Michael D. Moberly August 12, 2009
Many companies want to attract investors. For IP and intangible asset intensive companies however, there are particular strategies that company management teams should execute to elevate their ‘attractivity’.
Its important to know at the outset that surveys and studies (Howery, etc.) consistently find that investors are more likely to be attracted to companies that have sustained track records of integrated strategies to (1.) identify, (2.) assess, (3.) monitor, (4.) safeguard, and (5.) utilize their intangible assets and IP effectively.
A plausible reason why investors are giving increased weight (scrutiny) to these factors is because they understand (as economic fact) perhaps better than most, the reality that intangible assets and IP are the dominant drivers of most company’s value, sources of revenue, sustainability, competitive advantage, and growth.
Therefore, investing in company’s that have no, or insufficient, or un-enforced strategies (practices) to sustain control, use, ownership, and monitor the value of their IP and/or intangible assets will, at minimum, constitute a cautionary flag insofar as pursuing the investment is concerned. In addition, both the value and usability of IP and intangible assets can be quite fragile, especially when effective safeguards have not been in place and routine (asset) monitoring has not occurred. If management teams dismiss the importance of these strategies and pass on developing and executing them, the probability risks will materialize and push the investment beyond acceptable (risk) thresholds will surely elevate, making the company much less attractive to a mutually beneficial investment.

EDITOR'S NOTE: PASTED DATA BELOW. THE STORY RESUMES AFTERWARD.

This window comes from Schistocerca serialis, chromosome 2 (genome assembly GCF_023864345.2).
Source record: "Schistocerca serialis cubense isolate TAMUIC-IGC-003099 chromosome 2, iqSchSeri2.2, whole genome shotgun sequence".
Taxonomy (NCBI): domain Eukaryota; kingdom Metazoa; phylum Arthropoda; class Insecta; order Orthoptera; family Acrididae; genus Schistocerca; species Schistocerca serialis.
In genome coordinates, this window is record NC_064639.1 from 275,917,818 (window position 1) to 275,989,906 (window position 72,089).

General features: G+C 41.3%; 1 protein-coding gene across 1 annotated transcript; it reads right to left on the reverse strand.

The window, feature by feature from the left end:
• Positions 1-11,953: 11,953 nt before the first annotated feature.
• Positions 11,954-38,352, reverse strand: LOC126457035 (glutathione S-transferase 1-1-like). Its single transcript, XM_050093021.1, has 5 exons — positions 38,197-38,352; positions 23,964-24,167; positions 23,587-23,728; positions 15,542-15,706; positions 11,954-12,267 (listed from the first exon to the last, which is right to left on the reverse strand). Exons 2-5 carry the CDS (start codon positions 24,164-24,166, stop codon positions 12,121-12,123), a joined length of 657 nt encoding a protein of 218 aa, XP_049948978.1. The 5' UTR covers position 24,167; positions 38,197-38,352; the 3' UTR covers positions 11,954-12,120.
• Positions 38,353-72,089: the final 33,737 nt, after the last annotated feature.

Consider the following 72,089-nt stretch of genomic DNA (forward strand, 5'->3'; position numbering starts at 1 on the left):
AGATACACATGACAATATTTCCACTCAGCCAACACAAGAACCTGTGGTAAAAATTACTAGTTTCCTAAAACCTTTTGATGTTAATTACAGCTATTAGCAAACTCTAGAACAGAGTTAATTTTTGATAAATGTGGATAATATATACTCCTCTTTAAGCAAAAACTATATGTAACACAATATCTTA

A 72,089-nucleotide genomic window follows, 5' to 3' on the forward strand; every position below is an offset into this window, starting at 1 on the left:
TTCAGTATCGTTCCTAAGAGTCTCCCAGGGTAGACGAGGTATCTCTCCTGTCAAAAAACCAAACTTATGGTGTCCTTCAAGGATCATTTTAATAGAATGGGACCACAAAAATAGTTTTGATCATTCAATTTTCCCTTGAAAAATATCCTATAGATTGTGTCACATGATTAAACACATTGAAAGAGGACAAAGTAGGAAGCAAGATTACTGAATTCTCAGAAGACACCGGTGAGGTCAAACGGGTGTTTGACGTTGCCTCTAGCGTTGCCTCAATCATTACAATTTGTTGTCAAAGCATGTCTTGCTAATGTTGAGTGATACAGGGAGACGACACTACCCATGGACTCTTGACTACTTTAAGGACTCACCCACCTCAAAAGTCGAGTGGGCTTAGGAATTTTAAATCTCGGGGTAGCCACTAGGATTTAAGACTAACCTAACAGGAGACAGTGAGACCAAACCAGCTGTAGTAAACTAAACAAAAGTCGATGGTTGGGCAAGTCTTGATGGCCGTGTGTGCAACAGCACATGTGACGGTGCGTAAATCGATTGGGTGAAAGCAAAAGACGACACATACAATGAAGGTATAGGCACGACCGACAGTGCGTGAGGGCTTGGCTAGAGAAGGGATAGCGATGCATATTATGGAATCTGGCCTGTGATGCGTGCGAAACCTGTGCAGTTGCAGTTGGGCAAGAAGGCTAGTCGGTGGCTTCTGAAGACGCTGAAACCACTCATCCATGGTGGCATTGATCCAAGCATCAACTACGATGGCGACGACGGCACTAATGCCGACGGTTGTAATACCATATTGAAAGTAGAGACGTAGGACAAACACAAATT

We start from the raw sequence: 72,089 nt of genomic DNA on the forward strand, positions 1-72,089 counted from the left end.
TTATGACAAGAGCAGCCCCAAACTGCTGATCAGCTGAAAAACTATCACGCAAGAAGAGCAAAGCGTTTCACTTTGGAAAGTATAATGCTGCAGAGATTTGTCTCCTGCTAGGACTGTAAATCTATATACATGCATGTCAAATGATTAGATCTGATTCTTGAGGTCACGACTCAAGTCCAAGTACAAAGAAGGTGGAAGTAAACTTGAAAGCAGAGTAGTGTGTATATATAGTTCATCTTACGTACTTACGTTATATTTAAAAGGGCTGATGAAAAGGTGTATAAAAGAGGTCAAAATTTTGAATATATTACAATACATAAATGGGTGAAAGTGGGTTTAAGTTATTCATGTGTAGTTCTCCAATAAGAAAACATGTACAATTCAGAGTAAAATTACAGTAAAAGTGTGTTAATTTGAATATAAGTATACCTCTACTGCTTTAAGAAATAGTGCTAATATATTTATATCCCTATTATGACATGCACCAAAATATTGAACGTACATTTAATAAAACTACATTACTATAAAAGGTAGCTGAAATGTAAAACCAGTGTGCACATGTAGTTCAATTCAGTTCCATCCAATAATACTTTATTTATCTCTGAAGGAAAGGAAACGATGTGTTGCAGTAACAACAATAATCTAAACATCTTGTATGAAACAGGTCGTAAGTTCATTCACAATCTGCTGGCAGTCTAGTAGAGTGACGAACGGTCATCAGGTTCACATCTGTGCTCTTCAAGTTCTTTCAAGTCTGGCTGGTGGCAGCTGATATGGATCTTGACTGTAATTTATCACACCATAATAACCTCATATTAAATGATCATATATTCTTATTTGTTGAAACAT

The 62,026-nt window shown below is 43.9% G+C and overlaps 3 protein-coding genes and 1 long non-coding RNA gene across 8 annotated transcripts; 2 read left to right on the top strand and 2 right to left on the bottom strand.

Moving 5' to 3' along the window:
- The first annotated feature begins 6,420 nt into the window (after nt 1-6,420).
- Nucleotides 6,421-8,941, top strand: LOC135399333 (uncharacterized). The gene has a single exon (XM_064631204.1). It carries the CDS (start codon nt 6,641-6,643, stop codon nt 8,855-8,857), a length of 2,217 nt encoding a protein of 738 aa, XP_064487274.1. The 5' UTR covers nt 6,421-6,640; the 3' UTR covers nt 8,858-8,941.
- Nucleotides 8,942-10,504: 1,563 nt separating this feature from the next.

Similarly, its not likely that investor confidence in the protectability and usability of a company’s IP and intangibles will elevate solely because a company has proof of IP ownership. Routinely, management teams naively portray conventional IP protections, i.e., patents, trademarks, and/or copyrights as synonymous with an asset protection strategy, (1.) the assets are/have been adequately protected from their inception, and (2.) post-investment usability of the assets is assured. The reality is, in this consistently competitive, highly predatorial, and winner-take-all global business environment, neither are assured solely because a patent has been issued.
Generally, investors are experienced enough to recognize that, standing alone, conventional IP protections, while necessary, do not supplant a well conceived, executed, and enforced strategy, i.e., a comprehensive set of policies, practices, and procedures. When management teams make such mis-assumptions, investors are apt to (a.) abandon the prospective investment altogether, or (b.) ratchet-up the due diligence and asset assessments to leverage the risks for better terms. Regardless, managerial oversight of these issues, or worse, negligence, will likely manifest itself as a frustrating and disheartening experience for the company in terms of attracting investment.